Depending on where you live in North Carolina, the hot dog peeking out from under your mustard, chili and slaw is likely to be bright red.Eastern North Carolinians, and especially folks in Johnston County, have an affinity for the cherry-red wieners over those tan national brands.“It’s the flavor and the tradition,” Manly Turner, 51, explained while eating lunch recently Jones Lunch in downtown Clayton, N.C., about 140 miles east of Charlotte.Johnston County is ground zero in North Carolina for the fire engine-red dogs. The county is home to two makers: Carolina Packers and Stevens Sausage Co.Turner says “Johnstonians,” like him, prefer Carolina Packers dogs, which are also called Packers dogs or Bright Leaf dogs. They are the only brand served at Jones Lunch, which sells on average 2,000 a week. They are made with beef and pork, and no poultry like many red hot dogs. Let’s be clear: We’re not talking about red hots, the spicier, fatter and shorter cousin of the bright red hot dog.The red dog not only has fans in North Carolina but also throughout the Southeast. In Alabama, the Zeigler brand is preferred. Along Highway 11, also called the Lee Highway, in southwestern Virginia, hot dog shops and lunch counters serve the Valleydale brand.“In certain areas in the Southeastern United States, red hot dogs sell as well as natural-color hot dogs. … I think it’s more of a preference of what you grew up with, what mom bought at the store. And it happens to be rural areas and not necessarily the metropolitan areas that purchase this,” says Ted Arven, vice president of sales and marketing for Valleydale Foods, in a new short film called “Red Hot Dog Digest.”The film documents the predilection for red hot dogs in southwestern Virginia and debuted recently at a Southern Foodways Alliance event in Bristol, Tenn. It was made by Fred Sauceman, an associate professor of Appalachian studies at East Tennessee State University.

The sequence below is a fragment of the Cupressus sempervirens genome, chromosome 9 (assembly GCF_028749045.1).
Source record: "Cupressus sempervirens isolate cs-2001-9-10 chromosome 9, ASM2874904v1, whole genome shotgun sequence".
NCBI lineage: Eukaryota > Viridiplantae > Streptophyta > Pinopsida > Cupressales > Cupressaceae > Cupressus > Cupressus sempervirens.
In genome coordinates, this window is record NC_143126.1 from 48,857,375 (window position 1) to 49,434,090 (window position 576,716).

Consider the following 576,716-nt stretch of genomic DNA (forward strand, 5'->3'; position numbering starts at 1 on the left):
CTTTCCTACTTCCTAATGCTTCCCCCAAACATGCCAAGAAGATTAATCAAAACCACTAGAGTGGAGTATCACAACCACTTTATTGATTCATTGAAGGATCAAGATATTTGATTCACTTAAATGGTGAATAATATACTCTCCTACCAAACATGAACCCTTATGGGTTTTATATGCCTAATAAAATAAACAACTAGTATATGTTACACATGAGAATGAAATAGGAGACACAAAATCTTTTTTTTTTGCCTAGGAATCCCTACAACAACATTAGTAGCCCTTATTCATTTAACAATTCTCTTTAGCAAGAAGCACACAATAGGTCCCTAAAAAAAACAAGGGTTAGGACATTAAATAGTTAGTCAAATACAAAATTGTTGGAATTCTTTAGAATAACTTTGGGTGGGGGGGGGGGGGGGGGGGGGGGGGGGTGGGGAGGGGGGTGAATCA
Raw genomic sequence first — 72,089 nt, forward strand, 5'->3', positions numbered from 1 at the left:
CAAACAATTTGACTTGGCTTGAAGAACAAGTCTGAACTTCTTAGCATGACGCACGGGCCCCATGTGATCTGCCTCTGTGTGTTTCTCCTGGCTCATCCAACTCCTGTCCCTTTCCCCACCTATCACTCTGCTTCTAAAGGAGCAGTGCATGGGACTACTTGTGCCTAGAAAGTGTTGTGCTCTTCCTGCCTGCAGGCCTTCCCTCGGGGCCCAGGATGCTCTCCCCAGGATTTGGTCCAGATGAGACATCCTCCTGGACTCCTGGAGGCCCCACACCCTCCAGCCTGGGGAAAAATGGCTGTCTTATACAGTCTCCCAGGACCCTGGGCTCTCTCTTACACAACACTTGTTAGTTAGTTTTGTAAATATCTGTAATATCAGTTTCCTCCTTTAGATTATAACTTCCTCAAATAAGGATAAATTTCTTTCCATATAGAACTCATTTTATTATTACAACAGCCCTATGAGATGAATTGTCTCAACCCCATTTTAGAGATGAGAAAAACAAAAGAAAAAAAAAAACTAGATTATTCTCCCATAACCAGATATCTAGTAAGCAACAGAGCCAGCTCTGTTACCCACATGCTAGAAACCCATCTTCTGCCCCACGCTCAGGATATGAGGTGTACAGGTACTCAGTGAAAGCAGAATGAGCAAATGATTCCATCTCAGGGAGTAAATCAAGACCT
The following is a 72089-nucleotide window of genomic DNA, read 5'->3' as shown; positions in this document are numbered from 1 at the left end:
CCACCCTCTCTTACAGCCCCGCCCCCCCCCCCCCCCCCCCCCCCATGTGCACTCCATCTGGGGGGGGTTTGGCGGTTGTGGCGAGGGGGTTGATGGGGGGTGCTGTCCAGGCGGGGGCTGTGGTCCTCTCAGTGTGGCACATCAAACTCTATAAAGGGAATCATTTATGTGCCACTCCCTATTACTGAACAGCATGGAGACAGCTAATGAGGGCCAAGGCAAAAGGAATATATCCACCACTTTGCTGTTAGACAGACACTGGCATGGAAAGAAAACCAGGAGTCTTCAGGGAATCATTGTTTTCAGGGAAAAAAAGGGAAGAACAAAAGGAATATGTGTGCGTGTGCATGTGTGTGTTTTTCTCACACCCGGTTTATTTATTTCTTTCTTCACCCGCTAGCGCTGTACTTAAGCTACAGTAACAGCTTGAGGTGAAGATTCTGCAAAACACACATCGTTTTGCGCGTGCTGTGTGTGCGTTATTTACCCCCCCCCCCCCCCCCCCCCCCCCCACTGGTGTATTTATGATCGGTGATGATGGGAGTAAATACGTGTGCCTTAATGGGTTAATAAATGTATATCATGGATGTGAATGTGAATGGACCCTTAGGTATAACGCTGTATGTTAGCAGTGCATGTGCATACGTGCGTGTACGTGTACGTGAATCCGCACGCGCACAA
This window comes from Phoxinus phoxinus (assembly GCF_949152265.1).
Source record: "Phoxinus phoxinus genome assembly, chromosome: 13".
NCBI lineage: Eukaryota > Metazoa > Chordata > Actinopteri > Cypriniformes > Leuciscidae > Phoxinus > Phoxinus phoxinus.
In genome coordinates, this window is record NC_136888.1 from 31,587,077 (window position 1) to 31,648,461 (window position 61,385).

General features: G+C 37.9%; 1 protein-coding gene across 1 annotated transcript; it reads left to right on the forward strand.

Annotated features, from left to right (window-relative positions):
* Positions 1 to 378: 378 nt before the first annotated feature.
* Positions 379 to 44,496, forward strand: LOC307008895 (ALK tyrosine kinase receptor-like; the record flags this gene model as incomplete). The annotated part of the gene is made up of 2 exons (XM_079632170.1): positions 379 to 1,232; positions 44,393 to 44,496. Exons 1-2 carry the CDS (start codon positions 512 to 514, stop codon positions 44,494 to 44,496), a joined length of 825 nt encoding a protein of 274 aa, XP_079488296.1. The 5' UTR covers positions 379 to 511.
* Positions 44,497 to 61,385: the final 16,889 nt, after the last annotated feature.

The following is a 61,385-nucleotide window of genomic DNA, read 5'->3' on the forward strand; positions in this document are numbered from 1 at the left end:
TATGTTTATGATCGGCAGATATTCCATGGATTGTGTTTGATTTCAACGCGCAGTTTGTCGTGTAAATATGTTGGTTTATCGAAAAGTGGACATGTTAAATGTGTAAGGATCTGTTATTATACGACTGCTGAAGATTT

THE RED DOG’S EARLY DAYSBut why are the hot dogs dyed red?What you probably don’t know is all hot dogs used to be red, explains Bruce Kraig, a professor at Roosevelt University in Chicago who just wrote “Hot Dog: A Global History.” (Kraig recently did a taste test with about 150 people in New York City. The crowd preferred Bright Leaf hot dogs over Oscar Mayer.)In the 1960s, when concerns were raised about a commonly used red food dye possibly causing cancer, most hot dog companies stopped using red dye. But in the South, hot dog makers switched to other red dyes to keep that scarlet color. Now the same dye used to color cough syrup and cherry soda is used in those dogs.It was the same at Carolina Packers. “We started with the red. We continued with the red,” says Jean Jones, president and CEO of Carolina Packers.Jones’ late husband, Buck, inherited the company from his father, John Jones Sr. The company has been churning out hot dogs, smoked sausage, bologna and chili in its plant west of downtown Smithfield since 1941. John Jones Sr. brought the recipe with him when he moved from Savannah to open a slaughterhouse.Bright Leaf hot dogs have very loyal customers, says Jimmy Butler, Carolina Packers’ marketing and sales manager. Butler says not only do they ship Bright Leaf hot dogs all over the country to customers who have moved away, but local customers tell him that they rip into the bag of hot dogs on the way home from the store.“It’s like a cult,” Butler says about their customers’ loyalty. He later adds: “We’re thankful. It’s very difficult for a small company (like) us to compete against Ballpark, the Gwaltneys. What keeps us on the grocery shelves is our customers demand it.”Back at Jones Lunch, Wendell Norris, 69, is about to eat a Bright Leaf hot dog with mustard, onions and slaw. Asked about the red dog, Norris says, “I didn’t know there was any other kind.” His lunch mate, Charles Strickland, 50, of Clayton, says, “There is no other kind.”Norris adds: “I don’t think I’ve ever eaten a brown one.”
For a recipe for Carolina "soft" hot dog chili, click on the accompanying link.